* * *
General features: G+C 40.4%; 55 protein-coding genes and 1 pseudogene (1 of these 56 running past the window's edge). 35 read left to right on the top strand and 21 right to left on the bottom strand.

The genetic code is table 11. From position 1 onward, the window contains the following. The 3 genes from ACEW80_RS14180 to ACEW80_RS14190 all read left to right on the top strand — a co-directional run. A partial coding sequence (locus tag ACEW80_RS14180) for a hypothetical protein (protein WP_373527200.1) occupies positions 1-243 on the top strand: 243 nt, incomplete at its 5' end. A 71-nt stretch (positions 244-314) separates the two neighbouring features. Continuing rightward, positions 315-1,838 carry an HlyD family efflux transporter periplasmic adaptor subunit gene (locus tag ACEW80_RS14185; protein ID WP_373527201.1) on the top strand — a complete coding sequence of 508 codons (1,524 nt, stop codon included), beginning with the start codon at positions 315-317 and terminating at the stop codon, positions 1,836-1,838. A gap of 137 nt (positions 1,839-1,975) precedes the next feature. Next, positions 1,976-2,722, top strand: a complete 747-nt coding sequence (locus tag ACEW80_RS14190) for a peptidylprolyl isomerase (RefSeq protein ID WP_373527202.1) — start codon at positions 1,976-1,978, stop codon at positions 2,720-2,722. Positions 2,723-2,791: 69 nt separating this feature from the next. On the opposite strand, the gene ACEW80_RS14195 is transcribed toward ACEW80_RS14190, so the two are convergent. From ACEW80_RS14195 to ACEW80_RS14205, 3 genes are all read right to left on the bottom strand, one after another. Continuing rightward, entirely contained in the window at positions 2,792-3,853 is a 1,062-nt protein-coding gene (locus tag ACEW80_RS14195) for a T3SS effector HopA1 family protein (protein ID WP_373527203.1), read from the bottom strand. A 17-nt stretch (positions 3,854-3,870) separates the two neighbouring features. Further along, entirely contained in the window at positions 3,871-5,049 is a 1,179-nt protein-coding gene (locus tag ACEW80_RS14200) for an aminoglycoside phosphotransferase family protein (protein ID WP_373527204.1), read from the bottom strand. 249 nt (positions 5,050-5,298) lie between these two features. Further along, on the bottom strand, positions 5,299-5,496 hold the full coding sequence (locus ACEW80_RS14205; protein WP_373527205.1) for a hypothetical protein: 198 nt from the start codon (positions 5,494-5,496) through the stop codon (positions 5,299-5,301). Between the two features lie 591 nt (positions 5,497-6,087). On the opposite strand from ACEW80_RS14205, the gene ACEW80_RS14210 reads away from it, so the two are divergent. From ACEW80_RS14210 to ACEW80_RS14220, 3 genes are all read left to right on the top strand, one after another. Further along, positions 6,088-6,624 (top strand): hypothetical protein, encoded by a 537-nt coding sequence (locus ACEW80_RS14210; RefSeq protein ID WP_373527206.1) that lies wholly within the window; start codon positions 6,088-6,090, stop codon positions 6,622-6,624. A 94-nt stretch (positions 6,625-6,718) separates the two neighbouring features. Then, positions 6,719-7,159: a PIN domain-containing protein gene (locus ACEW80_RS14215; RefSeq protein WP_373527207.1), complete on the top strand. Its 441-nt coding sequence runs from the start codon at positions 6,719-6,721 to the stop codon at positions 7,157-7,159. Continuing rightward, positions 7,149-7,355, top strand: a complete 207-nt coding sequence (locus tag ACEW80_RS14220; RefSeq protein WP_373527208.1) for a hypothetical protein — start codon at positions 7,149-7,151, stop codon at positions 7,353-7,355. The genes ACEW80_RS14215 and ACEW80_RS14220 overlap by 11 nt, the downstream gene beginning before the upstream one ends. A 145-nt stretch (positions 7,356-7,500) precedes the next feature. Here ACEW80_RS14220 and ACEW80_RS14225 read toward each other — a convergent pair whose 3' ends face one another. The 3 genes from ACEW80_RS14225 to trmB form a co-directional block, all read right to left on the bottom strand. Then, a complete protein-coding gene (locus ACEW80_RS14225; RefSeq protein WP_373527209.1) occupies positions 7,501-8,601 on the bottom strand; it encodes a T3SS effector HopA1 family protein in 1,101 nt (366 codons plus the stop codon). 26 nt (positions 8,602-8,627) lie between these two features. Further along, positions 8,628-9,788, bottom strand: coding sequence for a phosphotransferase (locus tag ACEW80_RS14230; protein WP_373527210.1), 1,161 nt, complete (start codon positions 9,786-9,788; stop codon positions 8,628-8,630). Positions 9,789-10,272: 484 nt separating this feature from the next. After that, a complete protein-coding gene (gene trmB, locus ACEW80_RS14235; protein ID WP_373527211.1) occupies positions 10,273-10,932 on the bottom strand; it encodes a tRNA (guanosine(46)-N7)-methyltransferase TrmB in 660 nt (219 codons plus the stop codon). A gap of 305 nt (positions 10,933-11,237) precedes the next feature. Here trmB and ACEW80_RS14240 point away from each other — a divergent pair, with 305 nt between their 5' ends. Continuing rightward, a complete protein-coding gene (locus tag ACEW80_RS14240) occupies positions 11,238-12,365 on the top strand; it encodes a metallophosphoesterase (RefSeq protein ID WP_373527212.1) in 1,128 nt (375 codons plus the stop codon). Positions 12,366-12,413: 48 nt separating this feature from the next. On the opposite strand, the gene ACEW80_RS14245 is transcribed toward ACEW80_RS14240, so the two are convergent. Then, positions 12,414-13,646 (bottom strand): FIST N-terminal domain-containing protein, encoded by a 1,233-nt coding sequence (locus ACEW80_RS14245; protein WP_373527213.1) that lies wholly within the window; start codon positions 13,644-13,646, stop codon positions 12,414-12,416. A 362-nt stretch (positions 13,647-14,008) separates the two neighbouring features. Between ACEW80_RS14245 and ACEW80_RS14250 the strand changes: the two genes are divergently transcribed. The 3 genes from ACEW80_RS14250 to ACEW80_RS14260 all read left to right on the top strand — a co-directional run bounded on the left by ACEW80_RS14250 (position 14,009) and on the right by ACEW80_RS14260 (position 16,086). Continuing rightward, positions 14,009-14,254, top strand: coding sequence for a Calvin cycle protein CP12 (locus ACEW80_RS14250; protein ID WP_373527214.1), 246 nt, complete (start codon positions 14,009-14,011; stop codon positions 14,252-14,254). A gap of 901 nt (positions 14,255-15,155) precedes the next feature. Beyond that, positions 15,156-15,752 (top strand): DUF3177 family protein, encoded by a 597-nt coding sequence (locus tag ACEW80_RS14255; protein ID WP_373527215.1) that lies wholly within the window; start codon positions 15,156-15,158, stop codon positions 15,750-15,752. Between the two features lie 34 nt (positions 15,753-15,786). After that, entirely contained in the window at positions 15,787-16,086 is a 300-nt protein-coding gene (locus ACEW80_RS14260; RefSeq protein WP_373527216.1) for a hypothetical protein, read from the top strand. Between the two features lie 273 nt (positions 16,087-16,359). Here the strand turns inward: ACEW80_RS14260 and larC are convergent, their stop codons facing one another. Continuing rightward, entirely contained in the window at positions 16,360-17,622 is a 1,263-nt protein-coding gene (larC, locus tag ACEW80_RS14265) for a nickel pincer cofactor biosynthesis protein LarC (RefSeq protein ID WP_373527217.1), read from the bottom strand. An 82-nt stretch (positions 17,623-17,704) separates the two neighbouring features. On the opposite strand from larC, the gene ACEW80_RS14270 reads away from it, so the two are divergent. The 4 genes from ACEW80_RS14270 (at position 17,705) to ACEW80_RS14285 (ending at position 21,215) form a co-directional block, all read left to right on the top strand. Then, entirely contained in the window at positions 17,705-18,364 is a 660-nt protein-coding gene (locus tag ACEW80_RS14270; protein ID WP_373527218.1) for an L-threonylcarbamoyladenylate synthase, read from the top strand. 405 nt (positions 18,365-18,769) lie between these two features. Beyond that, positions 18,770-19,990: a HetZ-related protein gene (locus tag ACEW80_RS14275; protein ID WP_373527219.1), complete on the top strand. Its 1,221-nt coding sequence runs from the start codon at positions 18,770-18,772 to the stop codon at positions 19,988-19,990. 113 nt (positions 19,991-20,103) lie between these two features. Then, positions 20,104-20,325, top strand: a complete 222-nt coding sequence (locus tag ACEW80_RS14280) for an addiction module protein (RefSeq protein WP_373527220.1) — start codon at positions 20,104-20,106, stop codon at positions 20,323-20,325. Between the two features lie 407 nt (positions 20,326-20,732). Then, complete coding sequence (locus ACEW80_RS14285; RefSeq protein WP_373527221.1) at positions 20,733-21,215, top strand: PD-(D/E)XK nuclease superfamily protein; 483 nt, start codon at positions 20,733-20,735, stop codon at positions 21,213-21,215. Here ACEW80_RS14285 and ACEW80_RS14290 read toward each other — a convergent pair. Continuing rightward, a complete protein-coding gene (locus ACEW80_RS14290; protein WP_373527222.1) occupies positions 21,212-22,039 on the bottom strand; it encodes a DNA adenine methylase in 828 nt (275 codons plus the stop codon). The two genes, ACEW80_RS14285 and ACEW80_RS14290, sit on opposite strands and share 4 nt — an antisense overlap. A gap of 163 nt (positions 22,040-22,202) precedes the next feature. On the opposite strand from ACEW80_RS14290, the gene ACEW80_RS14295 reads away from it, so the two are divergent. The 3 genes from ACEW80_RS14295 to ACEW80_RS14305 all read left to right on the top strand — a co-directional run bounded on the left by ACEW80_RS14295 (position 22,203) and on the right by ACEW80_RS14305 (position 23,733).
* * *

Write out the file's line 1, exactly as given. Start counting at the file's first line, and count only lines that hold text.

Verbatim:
General features: G+C 40.4%; 55 protein-coding genes and 1 pseudogene (1 of these 56 running past the window's edge). 35 read left to right on the top strand and 21 right to left on the bottom strand.